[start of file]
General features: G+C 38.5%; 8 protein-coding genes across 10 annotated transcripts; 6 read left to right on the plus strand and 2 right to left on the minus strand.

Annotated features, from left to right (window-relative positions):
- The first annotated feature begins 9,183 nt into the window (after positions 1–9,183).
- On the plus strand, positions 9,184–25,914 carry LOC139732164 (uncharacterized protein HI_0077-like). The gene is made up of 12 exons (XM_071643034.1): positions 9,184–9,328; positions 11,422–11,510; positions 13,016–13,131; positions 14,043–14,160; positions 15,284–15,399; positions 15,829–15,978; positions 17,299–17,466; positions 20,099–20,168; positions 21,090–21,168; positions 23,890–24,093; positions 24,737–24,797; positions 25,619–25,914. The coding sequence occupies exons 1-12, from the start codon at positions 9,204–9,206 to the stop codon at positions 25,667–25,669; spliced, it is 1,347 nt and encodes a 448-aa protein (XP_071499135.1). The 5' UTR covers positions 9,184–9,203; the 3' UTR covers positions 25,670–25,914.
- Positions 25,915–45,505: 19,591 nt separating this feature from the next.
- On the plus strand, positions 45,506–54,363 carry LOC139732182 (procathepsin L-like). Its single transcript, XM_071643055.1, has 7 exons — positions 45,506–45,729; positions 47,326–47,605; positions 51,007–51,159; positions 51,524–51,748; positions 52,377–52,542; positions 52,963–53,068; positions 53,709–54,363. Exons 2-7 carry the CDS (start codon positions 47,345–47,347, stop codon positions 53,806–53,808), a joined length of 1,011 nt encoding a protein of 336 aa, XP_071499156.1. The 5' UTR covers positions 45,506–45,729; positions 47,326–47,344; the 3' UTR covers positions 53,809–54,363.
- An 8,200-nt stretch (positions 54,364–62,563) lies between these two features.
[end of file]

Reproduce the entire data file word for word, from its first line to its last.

General features: G+C 38.5%; 8 protein-coding genes across 10 annotated transcripts; 6 read left to right on the plus strand and 2 right to left on the minus strand.

Annotated features, from left to right (window-relative positions):
- The first annotated feature begins 9,183 nt into the window (after positions 1–9,183).
- On the plus strand, positions 9,184–25,914 carry LOC139732164 (uncharacterized protein HI_0077-like). The gene is made up of 12 exons (XM_071643034.1): positions 9,184–9,328; positions 11,422–11,510; positions 13,016–13,131; positions 14,043–14,160; positions 15,284–15,399; positions 15,829–15,978; positions 17,299–17,466; positions 20,099–20,168; positions 21,090–21,168; positions 23,890–24,093; positions 24,737–24,797; positions 25,619–25,914. The coding sequence occupies exons 1-12, from the start codon at positions 9,204–9,206 to the stop codon at positions 25,667–25,669; spliced, it is 1,347 nt and encodes a 448-aa protein (XP_071499135.1). The 5' UTR covers positions 9,184–9,203; the 3' UTR covers positions 25,670–25,914.
- Positions 25,915–45,505: 19,591 nt separating this feature from the next.
- On the plus strand, positions 45,506–54,363 carry LOC139732182 (procathepsin L-like). Its single transcript, XM_071643055.1, has 7 exons — positions 45,506–45,729; positions 47,326–47,605; positions 51,007–51,159; positions 51,524–51,748; positions 52,377–52,542; positions 52,963–53,068; positions 53,709–54,363. Exons 2-7 carry the CDS (start codon positions 47,345–47,347, stop codon positions 53,806–53,808), a joined length of 1,011 nt encoding a protein of 336 aa, XP_071499156.1. The 5' UTR covers positions 45,506–45,729; positions 47,326–47,344; the 3' UTR covers positions 53,809–54,363.
- An 8,200-nt stretch (positions 54,364–62,563) lies between these two features.